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##############################################################################

# Employee Scheduler version 1.51                                            #
# Copyleft 2004 Brendan Byrd and Resonator Software                          #
# Web site: http://www.ResonatorSoft.org/employee/                           #
# E-mail: Brendan Byrd/SineSwiper <SineSwiper@ResonatorSoft.org>             #

##############################################################################

Installation

It would be prefered that the script goes in its own directory, as it requires one or two text files (to read data from). You can also use this directory to store your schedule spreadsheets, etc.

The script itself requires Perl. On Windows, you can grab ActivePerl at www.activestate.com. From there, you can either run the script on a command prompt, or (better yet) you can associate *.pl files with the perl.exe program.

You'll need a decent machine with at least 256MB of RAM. The pre-caching can take up anywhere from 20-200MB of RAM, depending on how many different shift types you have. (It's much better to just find a machine with enough RAM, instead of subtracting your shift types.) The schedules generally get spit out about once every 3-5 seconds.

Configuration

goal.txt:

This is a REQUIRED file, containing a 7x24 matrix of the number of employees required per weekday per hour. Hours would be the rows; weekdays would be the columns. It can be delimited with any non-word character you want: commas, spaces, tabs, etc. The script will try to remove any headers, but it's recommended that you write the file with the numbers only. In Excel, you can do this by copying the numbers, and then pasting it in Notepad. A CSV file should work, too, but again, remove the headers. total.txt:

This is only needed if you are building off of an existing schedule. The format is the same as the goal.txt file. This is a matrix of the already existing employee schedules. The best way to get these numbers is to use the employee matrix that the script spits out. Delete this file if you are trying to create a new schedule.

On both of these files, you can use a five-minute matrix (7x288) if the file contains the words "FIVE MINUTE MATRIX" (all-caps).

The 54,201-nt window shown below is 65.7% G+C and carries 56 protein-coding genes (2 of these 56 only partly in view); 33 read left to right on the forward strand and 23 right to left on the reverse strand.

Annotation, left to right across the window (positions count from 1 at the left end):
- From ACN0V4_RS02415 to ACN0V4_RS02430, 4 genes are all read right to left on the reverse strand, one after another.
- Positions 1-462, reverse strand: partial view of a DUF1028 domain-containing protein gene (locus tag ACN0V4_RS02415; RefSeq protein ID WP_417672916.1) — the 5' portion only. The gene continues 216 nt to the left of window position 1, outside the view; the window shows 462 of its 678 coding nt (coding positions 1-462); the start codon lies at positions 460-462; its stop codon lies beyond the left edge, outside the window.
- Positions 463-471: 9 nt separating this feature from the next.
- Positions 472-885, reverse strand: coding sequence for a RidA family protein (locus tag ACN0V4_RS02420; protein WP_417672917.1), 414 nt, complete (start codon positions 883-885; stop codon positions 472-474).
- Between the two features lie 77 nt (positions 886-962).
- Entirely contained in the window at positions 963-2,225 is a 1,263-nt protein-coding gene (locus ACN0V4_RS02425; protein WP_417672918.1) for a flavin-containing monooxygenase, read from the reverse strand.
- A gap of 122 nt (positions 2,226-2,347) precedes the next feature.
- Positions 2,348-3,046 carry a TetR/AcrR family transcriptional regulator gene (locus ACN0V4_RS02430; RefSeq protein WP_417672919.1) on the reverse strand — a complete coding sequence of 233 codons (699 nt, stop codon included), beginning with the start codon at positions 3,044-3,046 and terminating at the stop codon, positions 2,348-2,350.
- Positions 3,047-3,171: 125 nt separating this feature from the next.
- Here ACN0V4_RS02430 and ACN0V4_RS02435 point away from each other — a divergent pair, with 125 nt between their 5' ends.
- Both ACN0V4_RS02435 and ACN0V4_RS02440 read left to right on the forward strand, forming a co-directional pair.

schd.pl:

The script itself has some variables (at the beginning) you can change that affect the behavior of the results:

FT/PT limiters

$fulltime_min & $parttime_min:

      The minimum number of full-time and part-time employees.  If one reaches
      its minimum, it switches to the other.  If both are at/past their minimum,
      it will continue as normal.
   $fulltime_max & $parttime_max:
      The maximum total number of full-time and part-time employees.  If one
      runs out, it switches to the other.  If both runs out before the goals
      are met, it will start to enter correction loops until the problem is
      solved.  (NOTE: 0 means to disable the max, -1 means to set the max TO
      zero.)
   @fulltime_pos_min/max & @parttime_pos_min/max:
      These are the same as the FT/PT min/max variables above, but are confined
      to a specific shift.  These values don't negate the total min/max
      variables, so it's recommended that you use those first and then set up
      shift position min/maxs as necessary.  Shift positions are defined by the
      starting hour: 1st = 5AM-11PM, 2nd = 12PM-6PM, 3rd = 7PM-4AM.
   @ft_hr & @pt_hr:
      These are the different possible starting hours, for full-time and
      part-time respectively.  Removing any hours will slightly affect the
      efficiency of the script, but can be used to remove any undesirable hours,
      like starting work at 4 in the morning, etc.  Setting an hour will also
      set its X:30 mark.  (For example, 6 would set 6:00AM and 6:30AM.)

Flow control

$hourly_max:

      The maximum number of total employees at any given hour.  Use this if you
      have a limited number of places to put employees.
   $hourly_min:
      The minimum number of total employees at any given hour.  Best used to
      make sure that there are, for example, at least two people working so
      that lunch/breaks/vacations are properly covered without any lapse.  If
      this isn't a 24/7 workplace, you maybe want to set this to 0.
   $dt_step:
      This affects the "politeness" of the schedules.  The higher the number,
      the less accurate it will be, but it will tend to have less fragmented
      and "double-weekend" schedules.  At 0, it will be as efficient as
      possible.  (More details on the specifics of how this works on the
      Behavior section.)
   $dt_step_breaks:
      The same as $dt_step, but only affects the breaks.
   $refuse_nconsec:
      If set to 1, this will completely disable non-consecutive (fragmented)
      schedules.  Behavior-wise, this tends to increase the number of
      double-weekend schedules, though the overlap and number of employees
      stays about the same.
   $refuse_bothwkends:
      If set to 1, this will completely disable double-weekend schedules.